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Elective breast removal

Losing your breasts as a result of cancer is traumatic enough. But removing them voluntarily? Lots of women do it.

Losing your breasts as a result of cancer is traumatic enough. But removing them voluntarily? Lots of women do it.

“It felt like I had a ticking bomb in my body,” recalls Jennifer Chamberlin, a 36-year-old paramedic from Pennsylvania.

“My grandmothers and several aunts had had breast cancer.”

So Chamberlain decided to surgically remove both of her breasts, along with her ovaries — even though she didn’t have cancer.

“I just didn’t want to risk getting cancer. I know I can still get other types of cancer, but this was one risk I could do something about,” she says.

Chamberlin is not unique: between 1998 and 2005, the rate of contralateral prophylactic mastectomy — removal of two healthy breasts — among U.S. women increased by 188 per cent, according to a study by physicians at the University of Minnesota School of Medicine.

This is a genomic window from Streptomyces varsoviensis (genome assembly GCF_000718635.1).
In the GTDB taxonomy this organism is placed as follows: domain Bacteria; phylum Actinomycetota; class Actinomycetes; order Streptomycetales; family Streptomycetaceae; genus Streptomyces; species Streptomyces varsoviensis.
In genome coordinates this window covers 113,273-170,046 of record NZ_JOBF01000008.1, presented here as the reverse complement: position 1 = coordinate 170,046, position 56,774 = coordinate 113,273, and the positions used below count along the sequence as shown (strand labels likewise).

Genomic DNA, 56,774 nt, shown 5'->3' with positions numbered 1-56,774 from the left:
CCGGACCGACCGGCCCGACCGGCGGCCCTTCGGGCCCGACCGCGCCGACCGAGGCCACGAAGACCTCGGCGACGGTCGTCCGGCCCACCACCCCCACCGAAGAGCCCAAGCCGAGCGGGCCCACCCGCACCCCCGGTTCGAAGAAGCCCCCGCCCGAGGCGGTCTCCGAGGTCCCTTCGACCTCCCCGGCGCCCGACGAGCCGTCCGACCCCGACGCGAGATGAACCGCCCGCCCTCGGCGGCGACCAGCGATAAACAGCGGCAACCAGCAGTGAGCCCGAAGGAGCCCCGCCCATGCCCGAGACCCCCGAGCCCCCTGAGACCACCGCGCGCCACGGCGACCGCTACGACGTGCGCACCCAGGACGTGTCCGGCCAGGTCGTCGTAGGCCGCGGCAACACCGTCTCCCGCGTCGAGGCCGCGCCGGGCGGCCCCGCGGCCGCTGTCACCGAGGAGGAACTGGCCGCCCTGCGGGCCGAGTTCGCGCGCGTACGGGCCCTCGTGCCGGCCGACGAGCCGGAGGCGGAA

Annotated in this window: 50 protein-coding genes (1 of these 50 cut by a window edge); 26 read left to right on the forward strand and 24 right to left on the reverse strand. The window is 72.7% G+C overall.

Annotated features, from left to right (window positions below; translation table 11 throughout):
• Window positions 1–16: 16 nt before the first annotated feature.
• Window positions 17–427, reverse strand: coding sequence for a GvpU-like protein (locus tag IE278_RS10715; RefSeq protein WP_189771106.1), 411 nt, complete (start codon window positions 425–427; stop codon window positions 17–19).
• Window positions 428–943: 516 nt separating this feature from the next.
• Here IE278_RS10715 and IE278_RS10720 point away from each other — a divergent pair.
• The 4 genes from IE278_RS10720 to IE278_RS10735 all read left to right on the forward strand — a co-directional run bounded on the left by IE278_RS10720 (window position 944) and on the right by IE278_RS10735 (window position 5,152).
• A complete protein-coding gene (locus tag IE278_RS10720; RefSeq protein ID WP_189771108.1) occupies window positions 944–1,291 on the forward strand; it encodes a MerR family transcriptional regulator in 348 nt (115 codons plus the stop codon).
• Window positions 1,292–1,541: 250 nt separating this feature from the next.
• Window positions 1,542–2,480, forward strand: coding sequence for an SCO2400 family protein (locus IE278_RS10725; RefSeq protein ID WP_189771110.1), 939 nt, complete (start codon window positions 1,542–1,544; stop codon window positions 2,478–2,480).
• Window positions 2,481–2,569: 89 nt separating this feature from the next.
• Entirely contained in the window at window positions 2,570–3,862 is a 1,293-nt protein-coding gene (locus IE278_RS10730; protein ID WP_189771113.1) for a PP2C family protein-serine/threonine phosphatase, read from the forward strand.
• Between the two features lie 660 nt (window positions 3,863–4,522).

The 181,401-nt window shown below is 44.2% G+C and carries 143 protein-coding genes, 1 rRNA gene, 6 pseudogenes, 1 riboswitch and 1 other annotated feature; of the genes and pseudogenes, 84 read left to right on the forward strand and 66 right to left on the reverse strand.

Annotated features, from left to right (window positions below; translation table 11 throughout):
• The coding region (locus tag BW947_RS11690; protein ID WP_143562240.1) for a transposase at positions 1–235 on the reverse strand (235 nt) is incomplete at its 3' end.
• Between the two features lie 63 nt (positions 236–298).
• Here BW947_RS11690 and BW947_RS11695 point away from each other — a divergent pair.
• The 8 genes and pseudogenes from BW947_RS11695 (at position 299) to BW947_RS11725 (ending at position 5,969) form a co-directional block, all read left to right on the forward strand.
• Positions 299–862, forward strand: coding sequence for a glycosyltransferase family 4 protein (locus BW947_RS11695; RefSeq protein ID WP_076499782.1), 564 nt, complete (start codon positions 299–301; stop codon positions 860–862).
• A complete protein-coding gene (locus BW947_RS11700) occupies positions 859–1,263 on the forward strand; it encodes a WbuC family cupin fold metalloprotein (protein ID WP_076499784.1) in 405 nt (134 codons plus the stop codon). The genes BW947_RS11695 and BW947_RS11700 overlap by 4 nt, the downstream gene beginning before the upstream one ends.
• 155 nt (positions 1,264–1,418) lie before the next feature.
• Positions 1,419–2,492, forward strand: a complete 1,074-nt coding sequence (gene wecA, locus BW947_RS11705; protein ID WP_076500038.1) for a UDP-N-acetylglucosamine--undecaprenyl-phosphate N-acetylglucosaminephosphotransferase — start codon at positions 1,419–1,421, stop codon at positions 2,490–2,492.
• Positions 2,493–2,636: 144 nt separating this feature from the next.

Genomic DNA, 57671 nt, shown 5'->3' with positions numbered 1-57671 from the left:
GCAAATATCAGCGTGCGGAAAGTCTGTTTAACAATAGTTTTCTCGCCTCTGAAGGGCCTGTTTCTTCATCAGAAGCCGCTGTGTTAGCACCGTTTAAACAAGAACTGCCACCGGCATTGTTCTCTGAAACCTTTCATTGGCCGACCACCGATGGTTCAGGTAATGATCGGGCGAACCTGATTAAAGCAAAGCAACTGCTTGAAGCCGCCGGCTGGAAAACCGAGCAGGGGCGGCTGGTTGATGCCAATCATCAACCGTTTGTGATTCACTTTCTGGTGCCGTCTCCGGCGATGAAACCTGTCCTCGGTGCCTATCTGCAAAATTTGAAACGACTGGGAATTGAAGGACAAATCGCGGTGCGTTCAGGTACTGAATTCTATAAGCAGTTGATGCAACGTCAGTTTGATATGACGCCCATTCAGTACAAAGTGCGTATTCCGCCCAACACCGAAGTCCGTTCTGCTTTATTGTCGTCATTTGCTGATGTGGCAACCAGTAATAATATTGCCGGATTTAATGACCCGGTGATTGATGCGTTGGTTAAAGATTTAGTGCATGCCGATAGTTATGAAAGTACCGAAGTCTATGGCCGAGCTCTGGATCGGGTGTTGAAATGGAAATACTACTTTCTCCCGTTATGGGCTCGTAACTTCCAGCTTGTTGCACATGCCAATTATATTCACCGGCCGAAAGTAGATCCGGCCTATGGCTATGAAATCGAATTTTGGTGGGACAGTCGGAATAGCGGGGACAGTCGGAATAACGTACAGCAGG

“The 10-year survival rate for women with DCIS (the most common form of breast cancer) is 98 to 99 per cent,” says lead researcher Dr. Todd Tuttle.

“Removal of a normal breast will not improve the excellent survival rates. Nevertheless, many women, particularly young women, are choosing to have both breasts removed.”

Jamie Inman of California made the same choice — and deeply regrets it.

“If I had known about the sexual side effects there’s no way I’d have done this,” she says.
“Not having any nipple sensation has been devastating, both to my me and my husband.”

 
 
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